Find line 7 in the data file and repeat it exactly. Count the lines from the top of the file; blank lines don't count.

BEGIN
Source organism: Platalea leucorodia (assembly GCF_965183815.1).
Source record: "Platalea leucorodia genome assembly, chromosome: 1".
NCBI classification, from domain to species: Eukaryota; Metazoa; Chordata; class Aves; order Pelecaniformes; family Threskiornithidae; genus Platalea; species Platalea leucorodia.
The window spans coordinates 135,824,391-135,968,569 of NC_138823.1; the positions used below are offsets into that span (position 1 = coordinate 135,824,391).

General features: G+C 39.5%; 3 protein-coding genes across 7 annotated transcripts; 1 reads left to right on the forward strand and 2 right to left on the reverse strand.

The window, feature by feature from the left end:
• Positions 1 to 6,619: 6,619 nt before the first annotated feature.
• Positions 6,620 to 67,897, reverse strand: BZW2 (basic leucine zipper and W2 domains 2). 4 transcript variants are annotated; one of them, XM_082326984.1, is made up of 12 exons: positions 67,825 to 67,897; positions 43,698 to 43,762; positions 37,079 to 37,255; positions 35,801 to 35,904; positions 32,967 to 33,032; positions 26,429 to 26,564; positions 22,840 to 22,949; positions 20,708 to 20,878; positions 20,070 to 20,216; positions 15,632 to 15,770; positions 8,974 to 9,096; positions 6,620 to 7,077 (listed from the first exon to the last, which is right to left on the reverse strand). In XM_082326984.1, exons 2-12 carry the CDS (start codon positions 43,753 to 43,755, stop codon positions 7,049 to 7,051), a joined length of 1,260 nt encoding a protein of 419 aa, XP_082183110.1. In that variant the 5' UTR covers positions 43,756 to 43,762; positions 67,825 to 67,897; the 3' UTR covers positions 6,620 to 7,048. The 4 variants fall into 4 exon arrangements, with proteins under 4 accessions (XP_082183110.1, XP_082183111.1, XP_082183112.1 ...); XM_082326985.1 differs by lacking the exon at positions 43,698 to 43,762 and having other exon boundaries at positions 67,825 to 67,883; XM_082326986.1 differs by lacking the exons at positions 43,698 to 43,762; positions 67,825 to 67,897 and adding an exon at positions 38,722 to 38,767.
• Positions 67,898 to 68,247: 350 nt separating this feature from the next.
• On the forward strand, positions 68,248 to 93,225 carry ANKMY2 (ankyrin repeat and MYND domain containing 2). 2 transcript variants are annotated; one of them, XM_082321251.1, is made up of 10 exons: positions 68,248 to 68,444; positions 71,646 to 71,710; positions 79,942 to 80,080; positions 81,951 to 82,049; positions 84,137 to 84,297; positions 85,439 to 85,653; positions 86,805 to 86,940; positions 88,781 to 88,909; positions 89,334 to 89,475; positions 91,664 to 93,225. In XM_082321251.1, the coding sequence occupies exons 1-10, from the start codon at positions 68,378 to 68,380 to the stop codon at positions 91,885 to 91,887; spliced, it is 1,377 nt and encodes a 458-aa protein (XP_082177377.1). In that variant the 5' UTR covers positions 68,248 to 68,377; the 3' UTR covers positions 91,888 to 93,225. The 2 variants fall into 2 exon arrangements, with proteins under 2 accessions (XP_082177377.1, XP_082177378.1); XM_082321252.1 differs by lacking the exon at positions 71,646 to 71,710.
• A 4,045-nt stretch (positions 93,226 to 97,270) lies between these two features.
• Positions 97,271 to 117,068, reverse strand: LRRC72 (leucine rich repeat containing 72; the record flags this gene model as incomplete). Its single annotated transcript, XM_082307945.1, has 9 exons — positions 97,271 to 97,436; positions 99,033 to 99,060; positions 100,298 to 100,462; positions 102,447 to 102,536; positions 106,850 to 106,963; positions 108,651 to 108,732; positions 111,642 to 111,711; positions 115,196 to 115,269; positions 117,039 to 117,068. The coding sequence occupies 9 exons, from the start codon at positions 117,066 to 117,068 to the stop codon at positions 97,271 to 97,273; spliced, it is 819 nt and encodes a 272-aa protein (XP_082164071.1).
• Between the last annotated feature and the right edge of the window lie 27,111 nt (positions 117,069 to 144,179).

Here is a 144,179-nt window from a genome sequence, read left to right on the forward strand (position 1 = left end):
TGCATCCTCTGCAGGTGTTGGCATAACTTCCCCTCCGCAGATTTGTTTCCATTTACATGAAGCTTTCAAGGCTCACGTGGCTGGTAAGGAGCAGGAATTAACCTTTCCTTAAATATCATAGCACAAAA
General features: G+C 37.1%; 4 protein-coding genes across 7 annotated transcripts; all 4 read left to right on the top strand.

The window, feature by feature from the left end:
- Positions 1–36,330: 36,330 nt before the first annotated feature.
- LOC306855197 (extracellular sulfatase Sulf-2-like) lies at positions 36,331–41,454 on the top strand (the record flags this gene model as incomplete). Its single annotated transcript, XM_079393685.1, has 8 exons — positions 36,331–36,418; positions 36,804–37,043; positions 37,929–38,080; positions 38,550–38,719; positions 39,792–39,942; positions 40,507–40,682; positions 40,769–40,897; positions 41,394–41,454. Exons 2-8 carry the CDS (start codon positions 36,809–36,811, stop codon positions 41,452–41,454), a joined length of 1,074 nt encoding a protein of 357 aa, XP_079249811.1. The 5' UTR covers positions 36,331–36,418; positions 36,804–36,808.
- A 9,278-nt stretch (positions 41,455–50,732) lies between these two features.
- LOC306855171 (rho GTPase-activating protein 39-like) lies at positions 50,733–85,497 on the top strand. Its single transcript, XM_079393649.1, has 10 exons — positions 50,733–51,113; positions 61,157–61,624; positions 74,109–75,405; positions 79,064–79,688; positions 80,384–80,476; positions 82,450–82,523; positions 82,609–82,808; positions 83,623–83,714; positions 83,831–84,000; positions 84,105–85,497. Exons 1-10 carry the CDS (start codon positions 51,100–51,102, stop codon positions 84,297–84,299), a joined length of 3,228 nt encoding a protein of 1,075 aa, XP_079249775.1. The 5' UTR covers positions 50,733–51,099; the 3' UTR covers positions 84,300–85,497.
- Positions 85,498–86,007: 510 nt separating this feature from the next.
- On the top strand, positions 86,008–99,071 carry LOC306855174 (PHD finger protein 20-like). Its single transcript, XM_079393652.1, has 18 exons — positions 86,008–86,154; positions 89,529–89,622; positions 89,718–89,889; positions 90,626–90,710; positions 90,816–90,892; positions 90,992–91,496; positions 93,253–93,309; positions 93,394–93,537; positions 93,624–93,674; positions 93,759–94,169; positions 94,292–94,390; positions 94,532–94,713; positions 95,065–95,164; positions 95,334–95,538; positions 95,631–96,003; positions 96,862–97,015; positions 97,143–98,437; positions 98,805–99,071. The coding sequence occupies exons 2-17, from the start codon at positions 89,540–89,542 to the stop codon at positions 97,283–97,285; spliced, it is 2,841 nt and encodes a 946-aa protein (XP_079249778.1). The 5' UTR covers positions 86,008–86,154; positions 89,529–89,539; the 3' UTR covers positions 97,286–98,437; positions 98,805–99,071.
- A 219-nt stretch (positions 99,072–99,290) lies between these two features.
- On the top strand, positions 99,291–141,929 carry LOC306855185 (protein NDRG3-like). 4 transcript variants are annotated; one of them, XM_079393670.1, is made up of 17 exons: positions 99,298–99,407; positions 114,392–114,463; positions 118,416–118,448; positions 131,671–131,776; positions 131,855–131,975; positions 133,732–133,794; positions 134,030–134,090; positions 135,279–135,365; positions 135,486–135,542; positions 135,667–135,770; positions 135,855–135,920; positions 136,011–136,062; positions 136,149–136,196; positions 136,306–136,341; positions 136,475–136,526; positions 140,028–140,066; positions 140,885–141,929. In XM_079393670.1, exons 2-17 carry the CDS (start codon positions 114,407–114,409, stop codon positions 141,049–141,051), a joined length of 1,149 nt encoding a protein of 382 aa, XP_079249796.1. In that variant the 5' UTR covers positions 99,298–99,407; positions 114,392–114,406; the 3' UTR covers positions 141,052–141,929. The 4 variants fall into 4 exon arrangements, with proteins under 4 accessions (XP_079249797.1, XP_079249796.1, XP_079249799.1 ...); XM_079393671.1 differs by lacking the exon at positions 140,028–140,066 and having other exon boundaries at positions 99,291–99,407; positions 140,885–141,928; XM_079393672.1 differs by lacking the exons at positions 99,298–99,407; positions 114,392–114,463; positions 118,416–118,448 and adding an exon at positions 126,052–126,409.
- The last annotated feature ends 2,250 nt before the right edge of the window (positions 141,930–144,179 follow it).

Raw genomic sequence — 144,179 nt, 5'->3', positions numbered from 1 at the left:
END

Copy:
• Positions 1 to 6,619: 6,619 nt before the first annotated feature.